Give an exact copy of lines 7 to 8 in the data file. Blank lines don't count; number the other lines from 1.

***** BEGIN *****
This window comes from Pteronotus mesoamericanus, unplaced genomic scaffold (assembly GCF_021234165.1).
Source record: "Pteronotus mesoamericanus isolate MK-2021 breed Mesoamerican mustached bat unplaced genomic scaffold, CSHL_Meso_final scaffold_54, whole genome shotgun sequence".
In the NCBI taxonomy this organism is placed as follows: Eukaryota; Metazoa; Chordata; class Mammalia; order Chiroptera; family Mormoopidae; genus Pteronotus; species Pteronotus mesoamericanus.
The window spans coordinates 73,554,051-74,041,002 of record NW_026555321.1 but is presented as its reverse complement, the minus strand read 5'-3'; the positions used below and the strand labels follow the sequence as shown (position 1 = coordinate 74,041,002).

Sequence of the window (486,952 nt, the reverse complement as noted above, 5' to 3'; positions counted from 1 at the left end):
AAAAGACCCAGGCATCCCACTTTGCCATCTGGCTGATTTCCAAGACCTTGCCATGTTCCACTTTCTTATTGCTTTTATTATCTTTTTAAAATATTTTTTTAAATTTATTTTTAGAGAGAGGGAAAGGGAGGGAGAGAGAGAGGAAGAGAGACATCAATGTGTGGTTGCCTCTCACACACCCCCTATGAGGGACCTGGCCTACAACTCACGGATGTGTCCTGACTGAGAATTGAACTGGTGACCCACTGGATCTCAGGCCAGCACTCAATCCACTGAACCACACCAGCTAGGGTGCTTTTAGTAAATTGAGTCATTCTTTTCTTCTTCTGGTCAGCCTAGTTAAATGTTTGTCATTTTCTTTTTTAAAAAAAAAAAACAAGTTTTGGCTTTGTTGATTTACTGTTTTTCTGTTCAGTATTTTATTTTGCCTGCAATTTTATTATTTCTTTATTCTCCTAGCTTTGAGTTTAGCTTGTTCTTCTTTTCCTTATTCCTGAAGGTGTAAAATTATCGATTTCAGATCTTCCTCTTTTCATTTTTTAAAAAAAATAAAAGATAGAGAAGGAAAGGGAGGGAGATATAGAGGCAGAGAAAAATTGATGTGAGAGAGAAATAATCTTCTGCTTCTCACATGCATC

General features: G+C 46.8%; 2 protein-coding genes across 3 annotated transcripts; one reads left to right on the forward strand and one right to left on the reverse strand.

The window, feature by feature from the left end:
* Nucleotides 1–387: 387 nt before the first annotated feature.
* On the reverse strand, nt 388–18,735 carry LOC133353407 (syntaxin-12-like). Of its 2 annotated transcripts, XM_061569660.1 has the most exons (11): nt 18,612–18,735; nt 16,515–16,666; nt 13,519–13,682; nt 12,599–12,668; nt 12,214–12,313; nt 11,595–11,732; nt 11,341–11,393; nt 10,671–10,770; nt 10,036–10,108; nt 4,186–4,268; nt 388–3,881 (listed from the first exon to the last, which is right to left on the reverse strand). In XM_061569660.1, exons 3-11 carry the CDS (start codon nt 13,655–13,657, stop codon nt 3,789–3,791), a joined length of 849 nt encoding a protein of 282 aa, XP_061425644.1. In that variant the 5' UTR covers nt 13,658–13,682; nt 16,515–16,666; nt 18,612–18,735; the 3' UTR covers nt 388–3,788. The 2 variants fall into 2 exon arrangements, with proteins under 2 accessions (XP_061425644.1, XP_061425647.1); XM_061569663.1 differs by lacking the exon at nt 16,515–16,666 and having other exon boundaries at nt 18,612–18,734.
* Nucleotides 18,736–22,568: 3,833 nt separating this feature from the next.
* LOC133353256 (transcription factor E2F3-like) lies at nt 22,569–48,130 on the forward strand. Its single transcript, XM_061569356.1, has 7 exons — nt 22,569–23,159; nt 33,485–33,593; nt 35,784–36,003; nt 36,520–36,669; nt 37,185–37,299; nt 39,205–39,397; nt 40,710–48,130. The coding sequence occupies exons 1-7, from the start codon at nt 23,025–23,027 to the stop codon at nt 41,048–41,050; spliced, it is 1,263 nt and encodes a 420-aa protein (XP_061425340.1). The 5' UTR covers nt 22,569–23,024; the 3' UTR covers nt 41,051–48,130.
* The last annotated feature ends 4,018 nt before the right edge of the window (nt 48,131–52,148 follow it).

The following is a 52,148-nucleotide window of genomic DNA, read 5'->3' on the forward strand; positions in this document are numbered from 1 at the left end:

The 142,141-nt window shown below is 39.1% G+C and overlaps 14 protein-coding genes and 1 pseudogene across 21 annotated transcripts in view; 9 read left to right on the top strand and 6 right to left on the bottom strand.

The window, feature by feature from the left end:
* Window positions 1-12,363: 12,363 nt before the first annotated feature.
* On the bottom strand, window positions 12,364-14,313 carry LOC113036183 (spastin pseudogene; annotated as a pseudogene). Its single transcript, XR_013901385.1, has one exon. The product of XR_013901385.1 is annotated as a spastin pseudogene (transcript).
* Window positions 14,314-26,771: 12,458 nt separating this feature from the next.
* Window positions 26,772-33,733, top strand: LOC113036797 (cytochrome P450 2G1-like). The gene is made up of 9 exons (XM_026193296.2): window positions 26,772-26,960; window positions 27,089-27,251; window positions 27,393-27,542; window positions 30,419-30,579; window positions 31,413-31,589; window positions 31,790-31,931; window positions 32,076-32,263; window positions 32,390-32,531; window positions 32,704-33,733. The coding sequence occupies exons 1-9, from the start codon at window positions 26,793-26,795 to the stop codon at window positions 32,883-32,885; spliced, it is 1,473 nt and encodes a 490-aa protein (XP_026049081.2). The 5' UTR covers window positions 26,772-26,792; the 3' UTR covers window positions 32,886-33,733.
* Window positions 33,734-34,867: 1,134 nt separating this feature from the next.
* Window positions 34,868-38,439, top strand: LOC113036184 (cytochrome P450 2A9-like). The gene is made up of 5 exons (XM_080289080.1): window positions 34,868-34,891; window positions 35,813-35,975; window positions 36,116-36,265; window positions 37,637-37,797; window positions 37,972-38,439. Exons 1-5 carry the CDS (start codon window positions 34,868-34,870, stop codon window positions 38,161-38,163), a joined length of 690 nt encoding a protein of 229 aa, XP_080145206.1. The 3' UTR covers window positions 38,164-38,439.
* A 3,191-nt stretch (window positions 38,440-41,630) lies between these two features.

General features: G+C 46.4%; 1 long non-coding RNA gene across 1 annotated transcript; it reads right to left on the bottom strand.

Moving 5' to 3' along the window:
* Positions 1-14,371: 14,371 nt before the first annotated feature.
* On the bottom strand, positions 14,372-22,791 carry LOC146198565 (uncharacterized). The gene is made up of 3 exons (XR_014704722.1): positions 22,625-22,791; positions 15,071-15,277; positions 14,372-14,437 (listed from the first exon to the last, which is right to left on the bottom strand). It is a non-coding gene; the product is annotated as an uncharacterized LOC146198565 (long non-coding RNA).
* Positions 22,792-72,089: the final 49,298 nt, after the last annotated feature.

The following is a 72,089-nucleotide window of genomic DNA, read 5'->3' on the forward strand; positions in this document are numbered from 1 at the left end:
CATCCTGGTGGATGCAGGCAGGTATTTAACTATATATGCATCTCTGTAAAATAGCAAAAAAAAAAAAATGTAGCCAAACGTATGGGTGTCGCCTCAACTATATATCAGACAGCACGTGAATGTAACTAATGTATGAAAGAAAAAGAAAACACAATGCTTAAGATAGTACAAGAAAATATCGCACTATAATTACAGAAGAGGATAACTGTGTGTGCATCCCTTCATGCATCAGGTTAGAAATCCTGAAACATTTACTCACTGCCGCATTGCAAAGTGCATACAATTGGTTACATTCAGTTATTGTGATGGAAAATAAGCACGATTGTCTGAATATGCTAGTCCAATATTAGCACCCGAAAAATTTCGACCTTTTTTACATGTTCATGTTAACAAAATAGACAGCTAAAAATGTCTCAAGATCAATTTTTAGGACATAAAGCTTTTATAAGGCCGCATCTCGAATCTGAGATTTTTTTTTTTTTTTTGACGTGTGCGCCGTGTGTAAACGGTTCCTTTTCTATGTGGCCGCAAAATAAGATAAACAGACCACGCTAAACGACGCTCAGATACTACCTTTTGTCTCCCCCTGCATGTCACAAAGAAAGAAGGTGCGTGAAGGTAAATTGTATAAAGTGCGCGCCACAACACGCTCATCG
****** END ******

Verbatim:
General features: G+C 46.8%; 2 protein-coding genes across 3 annotated transcripts; one reads left to right on the forward strand and one right to left on the reverse strand.

The window, feature by feature from the left end: